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Back in 1967 when this film was first released the critics jumped all over it as a Richard Burton/Elizabeth Taylor vanity project which it was but that's all they saw. Now 40 years later with Liz and Dick having been supplanted by the likes of Brad and Angelina it's time to revisit the film which is ripe for rediscovery for there is much to discover that was overlooked the first time around. The beauty of Christopher Marlowe's play lies in the poetry of the lines and the philosophical and theological points the poet raises. Burton wanted to transfer the recent Oxford University stage production that he had appeared in onto film. The movie captures the stage origins but has been cleverly opened up for the screen in a number of ways which makes it a fascinating cinematic experience thanks to an imaginative use of lighting, beautiful cinematography, and a memorable music score from Mario Nascimbene (ONE MILLION YEARS B.C.).
Then there is Richard Burton. His intense portrayal of the title character is a marvel to behold and serves as a vivid reminder of just what a charismatic performer he could be. His glorious voice speaks the Elizabethan text as if it were everyday conversation but with a power and conviction that must be heard to be believed. There are even DVD subtitles available if you wish to follow the text. The rest of the cast is made up of members of the Oxford Dramatic Society and they fufill the other roles as required with Andreas Teuber a standout as a rather melancholy Mephistopheles. Last but not least there is Elizabeth Taylor who has to do nothing more than look exotic in a variety of guises (she has no dialogue just as in the Oxford production). Taylor certainly fufills the role of the classical ideal of woman especially back then when she was so beautiful.Read more ›
Burton and Coghill's adaptation of Marlowe's last, and perhaps most famous play, is a garish mixture of camp and culture, and deserves to be better known. Although there are at least two other filmed versions, neither Svankmajer (1994) or Murnau (1927) utilise the Marlovian text, which is often as distinctive, and as great, as the playwright's more frequently filmed contemporary Shakespeare. Coghill has reduced the content to the essentials, stripped out a lot of the original bawdiness, done some modernising, and has even borrowed the occasional line from another play to make the project more accessible to the general viewer. The result is bizarre and compulsive at the same time, a film entirely characteristic of the time.
Marlowe's morality tale tells the story of the German scholar and conjurer, Faustus, who abjures philosophy, learning, and religion to sell his soul to the devil in return for 27 years of youth and pleasure. During the time of this blood-sealed pact on earth, he has Mephistopheles as his servant. The lustful and arrogant Faust indulges his earthly appetites, sees the seven deadly sins, performs magic for the emperor, and has fun whilst invisible at the expense of the Pope, before being dragged down to hell at the hour of reckoning.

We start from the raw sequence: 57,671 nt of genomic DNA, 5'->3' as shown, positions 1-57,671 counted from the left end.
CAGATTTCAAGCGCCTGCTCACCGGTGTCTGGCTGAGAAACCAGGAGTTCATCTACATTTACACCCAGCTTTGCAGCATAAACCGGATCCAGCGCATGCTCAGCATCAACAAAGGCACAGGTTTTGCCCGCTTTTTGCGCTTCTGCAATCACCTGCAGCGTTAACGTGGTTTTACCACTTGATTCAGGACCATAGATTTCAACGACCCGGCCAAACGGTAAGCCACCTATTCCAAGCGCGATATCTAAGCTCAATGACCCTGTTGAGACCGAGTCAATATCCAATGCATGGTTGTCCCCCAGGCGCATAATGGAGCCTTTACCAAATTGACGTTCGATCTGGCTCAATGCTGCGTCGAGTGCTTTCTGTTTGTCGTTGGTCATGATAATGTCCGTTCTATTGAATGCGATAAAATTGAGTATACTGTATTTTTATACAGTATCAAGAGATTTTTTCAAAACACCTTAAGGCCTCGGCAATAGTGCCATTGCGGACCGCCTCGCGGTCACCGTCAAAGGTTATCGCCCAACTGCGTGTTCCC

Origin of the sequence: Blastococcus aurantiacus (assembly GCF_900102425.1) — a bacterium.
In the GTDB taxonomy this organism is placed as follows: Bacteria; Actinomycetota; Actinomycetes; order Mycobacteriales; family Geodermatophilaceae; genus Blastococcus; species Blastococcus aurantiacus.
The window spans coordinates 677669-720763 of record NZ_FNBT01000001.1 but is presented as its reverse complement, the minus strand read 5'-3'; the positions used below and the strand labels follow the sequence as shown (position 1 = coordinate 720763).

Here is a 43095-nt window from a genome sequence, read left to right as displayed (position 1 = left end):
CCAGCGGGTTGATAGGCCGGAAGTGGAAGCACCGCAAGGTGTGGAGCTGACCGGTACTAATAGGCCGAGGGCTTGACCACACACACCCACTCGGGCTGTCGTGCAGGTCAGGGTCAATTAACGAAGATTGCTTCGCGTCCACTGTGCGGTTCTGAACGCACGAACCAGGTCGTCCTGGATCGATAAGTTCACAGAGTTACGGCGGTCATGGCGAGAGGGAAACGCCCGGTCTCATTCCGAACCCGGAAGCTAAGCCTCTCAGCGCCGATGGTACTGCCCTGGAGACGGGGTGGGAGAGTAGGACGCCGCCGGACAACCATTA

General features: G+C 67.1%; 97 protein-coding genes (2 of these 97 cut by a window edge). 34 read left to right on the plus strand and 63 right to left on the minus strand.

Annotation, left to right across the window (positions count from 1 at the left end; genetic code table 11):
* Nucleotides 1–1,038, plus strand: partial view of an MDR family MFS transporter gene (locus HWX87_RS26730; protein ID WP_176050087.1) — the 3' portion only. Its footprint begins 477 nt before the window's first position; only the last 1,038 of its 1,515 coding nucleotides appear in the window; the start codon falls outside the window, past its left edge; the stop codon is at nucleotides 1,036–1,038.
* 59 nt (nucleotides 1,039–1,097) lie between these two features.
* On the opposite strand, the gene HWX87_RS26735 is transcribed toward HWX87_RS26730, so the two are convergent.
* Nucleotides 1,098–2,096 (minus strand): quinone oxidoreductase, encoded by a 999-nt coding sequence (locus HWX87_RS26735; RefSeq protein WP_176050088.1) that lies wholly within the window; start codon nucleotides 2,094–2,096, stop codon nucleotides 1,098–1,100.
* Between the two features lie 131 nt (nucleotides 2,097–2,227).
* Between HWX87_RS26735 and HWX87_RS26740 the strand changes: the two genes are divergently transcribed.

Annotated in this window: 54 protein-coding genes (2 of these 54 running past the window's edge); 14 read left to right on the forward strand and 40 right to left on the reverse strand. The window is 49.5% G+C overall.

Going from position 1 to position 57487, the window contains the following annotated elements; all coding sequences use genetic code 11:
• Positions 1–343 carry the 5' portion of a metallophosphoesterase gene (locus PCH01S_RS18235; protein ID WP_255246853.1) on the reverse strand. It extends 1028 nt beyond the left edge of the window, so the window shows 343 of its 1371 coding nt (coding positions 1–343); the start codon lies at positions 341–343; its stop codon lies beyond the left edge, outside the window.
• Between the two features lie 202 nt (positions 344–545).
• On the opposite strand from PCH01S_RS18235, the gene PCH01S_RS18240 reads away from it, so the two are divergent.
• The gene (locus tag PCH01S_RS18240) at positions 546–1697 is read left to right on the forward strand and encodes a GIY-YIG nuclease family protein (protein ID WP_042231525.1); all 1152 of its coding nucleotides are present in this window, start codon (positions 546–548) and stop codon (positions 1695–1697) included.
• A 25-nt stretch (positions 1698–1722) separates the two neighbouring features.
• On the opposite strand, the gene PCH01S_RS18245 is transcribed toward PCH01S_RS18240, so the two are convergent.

None of this would seem out of place if reworked in a Hammer horror film, and memories of the Bray studio's sensibilities duly spring to mind as the film unfolds. Entirely set-bound, the film has a claustrophobic feel, entirely in keeping with Fausts' self-centredness. As he experiences the diabolic freedom to indulge himself it is a delusion, as at the same time he is by necessity trapped and inevitably condemned to hellfire. The rooms he moves in are artificially cluttered, full of colours, skulls, books, furniture and costumes.Read more ›
Transferring the 16th century theological, political, and moral questions of a Marlowe play into 20th century cinematography was never going to be an easy task. It's perhaps relevant to consider the relative absence of Marlowe from the cinema - he does not transfer well, not in the way Shakespeare manages. Here, Richard Burton gives us a low-budget adaptation of an Oxford student production which leaves you wondering, if it's tedium enough to have to sit through your child's school play or musical, why would you want to subject yourself to this?
What we get is an obviously finance- and imagination-challenged extravaganza of gaudy images and kaleidoscopic camera mixes which obscure and overburden an over-Burtoned monologue. The music score attempts to impart some gravitas to the production but in places becomes a relentless drone. The sets appear claustrophobic and fragile; the low level lighting, far from adding atmosphere and a sense of bleakness, seems designed to conceal the inadequacies of the set from full view.
Much use is made of skulls and skeletons, symbolising mortality and the fragility of the human condition, but it becomes a hackneyed caricature of death and damnation, its use as metaphor overstated and oppressive. 'Hamlet' demonstrated the dramatic use of a single skull; here, we get hundreds - some press reviews comment that these reduce the film to a Hammer horror burlesque, but it's less animated, less atmospheric than a Hammer production.
Burton is the only professional actor in the film - the rest were Oxford students. Elizabeth Taylor, of course, is present as Helen of Troy; she appears from time to time as Faustus's idealised woman. But Taylor's presence was solely to provide a marketing ploy - this is a Burton/Taylor movie!Read more ›
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